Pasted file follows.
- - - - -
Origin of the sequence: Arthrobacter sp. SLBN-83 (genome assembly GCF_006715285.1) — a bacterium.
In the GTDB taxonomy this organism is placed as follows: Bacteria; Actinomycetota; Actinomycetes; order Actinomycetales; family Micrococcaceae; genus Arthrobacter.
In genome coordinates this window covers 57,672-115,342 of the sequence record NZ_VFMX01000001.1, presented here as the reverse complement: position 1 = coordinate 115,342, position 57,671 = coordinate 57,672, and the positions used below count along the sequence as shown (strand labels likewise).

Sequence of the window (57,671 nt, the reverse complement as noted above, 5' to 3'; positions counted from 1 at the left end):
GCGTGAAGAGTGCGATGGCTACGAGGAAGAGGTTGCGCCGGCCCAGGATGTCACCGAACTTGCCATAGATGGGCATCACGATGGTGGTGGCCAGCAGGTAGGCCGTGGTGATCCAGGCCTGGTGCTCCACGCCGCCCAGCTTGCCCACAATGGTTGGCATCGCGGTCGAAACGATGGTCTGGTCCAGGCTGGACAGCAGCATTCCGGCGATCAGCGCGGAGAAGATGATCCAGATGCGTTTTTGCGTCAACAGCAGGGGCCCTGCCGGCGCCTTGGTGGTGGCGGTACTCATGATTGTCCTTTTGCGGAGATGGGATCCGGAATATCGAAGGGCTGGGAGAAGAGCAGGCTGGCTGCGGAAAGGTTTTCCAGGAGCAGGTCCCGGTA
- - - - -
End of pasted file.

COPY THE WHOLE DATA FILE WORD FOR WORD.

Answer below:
Origin of the sequence: Arthrobacter sp. SLBN-83 (genome assembly GCF_006715285.1) — a bacterium.
In the GTDB taxonomy this organism is placed as follows: Bacteria; Actinomycetota; Actinomycetes; order Actinomycetales; family Micrococcaceae; genus Arthrobacter.
In genome coordinates this window covers 57,672-115,342 of the sequence record NZ_VFMX01000001.1, presented here as the reverse complement: position 1 = coordinate 115,342, position 57,671 = coordinate 57,672, and the positions used below count along the sequence as shown (strand labels likewise).

Sequence of the window (57,671 nt, the reverse complement as noted above, 5' to 3'; positions counted from 1 at the left end):
GCGTGAAGAGTGCGATGGCTACGAGGAAGAGGTTGCGCCGGCCCAGGATGTCACCGAACTTGCCATAGATGGGCATCACGATGGTGGTGGCCAGCAGGTAGGCCGTGGTGATCCAGGCCTGGTGCTCCACGCCGCCCAGCTTGCCCACAATGGTTGGCATCGCGGTCGAAACGATGGTCTGGTCCAGGCTGGACAGCAGCATTCCGGCGATCAGCGCGGAGAAGATGATCCAGATGCGTTTTTGCGTCAACAGCAGGGGCCCTGCCGGCGCCTTGGTGGTGGCGGTACTCATGATTGTCCTTTTGCGGAGATGGGATCCGGAATATCGAAGGGCTGGGAGAAGAGCAGGCTGGCTGCGGAAAGGTTTTCCAGGAGCAGGTCCCGGTA